To crack Emirati market, CEOs line up for ‘speed-dating’ with Israel’s ambassador in Abu Dhabi
Amir Hayek, Israel’s first UAE embassy chief, says tech companies will fuel trade growth between the two countries even in rocky political terrain
Kobi Gideon/Israel Government Press Office
Bombarded by requests for personal assistance from startup executives hoping to launch operations in the United Arab Emirates, Israeli Ambassador Amir Hayek has developed a technique for identifying the winners and being candid with the rest.
“In one hour, I meet 11 companies,” said Hayek, Israel’s first ambassador to the oil-pumping Gulf state, whose first encounters often take place through a Zoom screen. “It’s speed-dating. Some I tell not to come, some I say if you make a little switch in your approach, you can meet Emirati needs, and some I say, run, because we are looking for the technology you’ve got.”
While the silver-haired, 58-year-old diplomat escorts Prime Minister Naftali Bennett and other Israeli officials in Abu Dhabi when they meet Sheikh Mohamed bin Zayed Al Nahyan, who acceded last month to become president of the UAE, it’s the business side of the job that lights him up. Since the Abraham Accords were signed on the White House lawn in September 2020, normalizing ties with the UAE and Bahrain, the Gulf states have become some of Israel’s biggest trade partners.
Hayek ticks off several reasons why the UAE offers a unique opportunity for Israeli companies: access to capital from some of the world’s biggest investment funds; a diverse expatriate workforce; its position as an international shipping and logistics hub; a government-led “infrastructure for innovation” that includes grants and tax incentives; and the country’s willingness to serve as a beachhead to markets in Arab and Islamic states that Israelis haven’t been able to reach before.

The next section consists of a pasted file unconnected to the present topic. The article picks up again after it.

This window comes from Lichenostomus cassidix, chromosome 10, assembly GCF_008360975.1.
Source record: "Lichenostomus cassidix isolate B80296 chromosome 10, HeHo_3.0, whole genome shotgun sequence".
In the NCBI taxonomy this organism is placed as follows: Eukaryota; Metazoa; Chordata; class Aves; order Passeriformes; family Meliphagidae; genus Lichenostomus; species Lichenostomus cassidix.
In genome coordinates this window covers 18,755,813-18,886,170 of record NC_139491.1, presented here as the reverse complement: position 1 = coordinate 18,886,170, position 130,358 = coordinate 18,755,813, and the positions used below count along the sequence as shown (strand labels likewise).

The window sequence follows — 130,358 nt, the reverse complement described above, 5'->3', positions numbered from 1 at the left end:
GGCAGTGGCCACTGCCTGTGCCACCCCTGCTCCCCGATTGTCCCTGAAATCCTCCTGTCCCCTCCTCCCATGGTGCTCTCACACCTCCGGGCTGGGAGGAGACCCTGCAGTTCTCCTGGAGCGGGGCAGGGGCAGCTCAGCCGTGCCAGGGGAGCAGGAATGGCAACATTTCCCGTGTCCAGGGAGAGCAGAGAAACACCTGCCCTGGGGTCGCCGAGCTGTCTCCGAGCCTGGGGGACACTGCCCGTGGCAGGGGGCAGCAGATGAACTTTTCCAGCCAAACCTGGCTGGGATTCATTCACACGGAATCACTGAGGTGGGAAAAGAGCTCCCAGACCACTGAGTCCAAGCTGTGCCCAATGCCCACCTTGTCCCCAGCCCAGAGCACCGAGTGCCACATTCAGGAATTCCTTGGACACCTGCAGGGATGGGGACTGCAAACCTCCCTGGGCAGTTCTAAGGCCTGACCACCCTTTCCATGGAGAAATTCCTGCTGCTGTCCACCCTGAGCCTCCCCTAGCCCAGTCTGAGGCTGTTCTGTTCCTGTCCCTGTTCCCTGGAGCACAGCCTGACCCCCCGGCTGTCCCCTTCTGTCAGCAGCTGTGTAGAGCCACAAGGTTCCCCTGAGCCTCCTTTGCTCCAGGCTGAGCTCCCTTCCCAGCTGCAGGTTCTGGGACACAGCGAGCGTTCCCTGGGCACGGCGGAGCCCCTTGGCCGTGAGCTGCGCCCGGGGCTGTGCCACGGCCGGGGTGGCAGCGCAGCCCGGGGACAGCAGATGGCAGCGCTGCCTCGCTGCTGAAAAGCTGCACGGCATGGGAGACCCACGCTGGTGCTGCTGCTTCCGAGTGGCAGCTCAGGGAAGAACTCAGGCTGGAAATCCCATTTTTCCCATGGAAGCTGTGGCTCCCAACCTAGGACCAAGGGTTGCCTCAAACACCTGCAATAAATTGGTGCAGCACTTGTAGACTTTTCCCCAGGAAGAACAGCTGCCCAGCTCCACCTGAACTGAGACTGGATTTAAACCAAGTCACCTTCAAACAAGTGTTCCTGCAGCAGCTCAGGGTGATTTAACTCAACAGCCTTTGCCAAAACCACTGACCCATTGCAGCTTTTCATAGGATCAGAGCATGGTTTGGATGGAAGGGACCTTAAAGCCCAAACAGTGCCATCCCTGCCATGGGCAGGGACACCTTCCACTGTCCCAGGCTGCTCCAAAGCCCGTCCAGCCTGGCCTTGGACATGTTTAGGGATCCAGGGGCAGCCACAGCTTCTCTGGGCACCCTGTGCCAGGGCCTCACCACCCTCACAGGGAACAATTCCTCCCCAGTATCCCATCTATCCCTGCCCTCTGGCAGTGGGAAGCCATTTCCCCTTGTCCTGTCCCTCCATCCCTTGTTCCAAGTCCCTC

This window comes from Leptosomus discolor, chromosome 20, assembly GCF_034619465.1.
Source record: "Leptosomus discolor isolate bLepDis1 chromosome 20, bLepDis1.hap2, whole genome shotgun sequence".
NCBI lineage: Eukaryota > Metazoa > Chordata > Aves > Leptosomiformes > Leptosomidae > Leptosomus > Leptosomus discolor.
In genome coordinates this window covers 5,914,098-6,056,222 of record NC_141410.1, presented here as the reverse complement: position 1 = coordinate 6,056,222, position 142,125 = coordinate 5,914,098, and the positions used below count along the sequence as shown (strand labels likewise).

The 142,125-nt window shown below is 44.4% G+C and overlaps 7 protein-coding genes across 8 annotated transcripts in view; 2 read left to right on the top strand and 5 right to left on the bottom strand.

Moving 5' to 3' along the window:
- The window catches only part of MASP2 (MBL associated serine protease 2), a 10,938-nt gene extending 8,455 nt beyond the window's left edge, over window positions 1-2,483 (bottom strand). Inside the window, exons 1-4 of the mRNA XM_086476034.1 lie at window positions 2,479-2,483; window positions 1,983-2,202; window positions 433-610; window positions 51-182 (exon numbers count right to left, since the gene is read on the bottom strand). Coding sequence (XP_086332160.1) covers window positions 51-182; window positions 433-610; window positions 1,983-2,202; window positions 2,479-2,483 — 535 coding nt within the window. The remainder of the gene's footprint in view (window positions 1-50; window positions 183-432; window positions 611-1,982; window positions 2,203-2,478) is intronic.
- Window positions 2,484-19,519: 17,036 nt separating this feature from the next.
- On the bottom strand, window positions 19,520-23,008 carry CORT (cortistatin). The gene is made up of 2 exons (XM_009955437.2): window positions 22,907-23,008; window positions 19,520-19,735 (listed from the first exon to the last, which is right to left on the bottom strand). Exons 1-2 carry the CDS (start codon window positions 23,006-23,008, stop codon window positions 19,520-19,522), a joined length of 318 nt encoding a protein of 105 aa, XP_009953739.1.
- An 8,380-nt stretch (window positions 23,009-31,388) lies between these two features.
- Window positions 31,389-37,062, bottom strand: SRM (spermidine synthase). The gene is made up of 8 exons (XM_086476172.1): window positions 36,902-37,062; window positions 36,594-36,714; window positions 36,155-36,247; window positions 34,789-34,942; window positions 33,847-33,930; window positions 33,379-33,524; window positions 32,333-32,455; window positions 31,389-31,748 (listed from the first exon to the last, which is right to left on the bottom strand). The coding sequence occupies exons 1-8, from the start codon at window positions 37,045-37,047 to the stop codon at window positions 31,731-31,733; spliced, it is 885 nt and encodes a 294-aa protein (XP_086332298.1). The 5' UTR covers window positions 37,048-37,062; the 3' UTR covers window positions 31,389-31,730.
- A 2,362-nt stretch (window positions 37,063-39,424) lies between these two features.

“You might find each and every one of these in another country, but combined, you can find them only in the UAE,” he said from Abu Dhabi in a Zoom interview with The Circuit.
Israel and the UAE signed a free-trade agreement in May that will eliminate customs duties from both countries on some 96 percent of goods, including food, agricultural products, cosmetics, medications and medical equipment. Last week, the Dubai International Chamber announced it will open a Tel Aviv office to help connect Emirati and Israeli businesses. Bilateral trade is projected to increase from $1 billion to $10 billion over the next five years.
Hayek, whose fluent Arabic comes from growing up in an Iraqi Jewish family that fled persecution in Baghdad in the 1950s, says the precarious state of Israel’s current coalition government won’t keep trade with the Gulf from growing. In April, Bennett lost his majority in the 120-seat parliament, and former Prime Minister Benjamin Netanyahu is gathering strength to make a comeback.
“Any Israeli government will support the Abraham Accords,” Hayek said. “Even if the government falls, you won’t see any gap.”
Similarly, he sees little chance that the UAE will pull out of the U.S.-brokered normalization deal it signed alongside Bahrain. Morocco and Sudan joined soon after. Hayek said he wasn’t ruffled when he was summoned to the Foreign Ministry in Abu Dhabi last month to hear the UAE’s official protest against Israel’s response to clashes with Palestinians at holy sites in Jerusalem.
“We had a good conversation,” he said. “You can tell one thing about the Emiratis – they don’t watch the movie from the middle. They play the movie from the beginning to the end. I trust that the Emiratis see the whole picture and understand what happened on the Temple Mount. No one wants anything bad to happen there and Israel is doing its best to keep the status quo. I hope we will not see those scenes again.”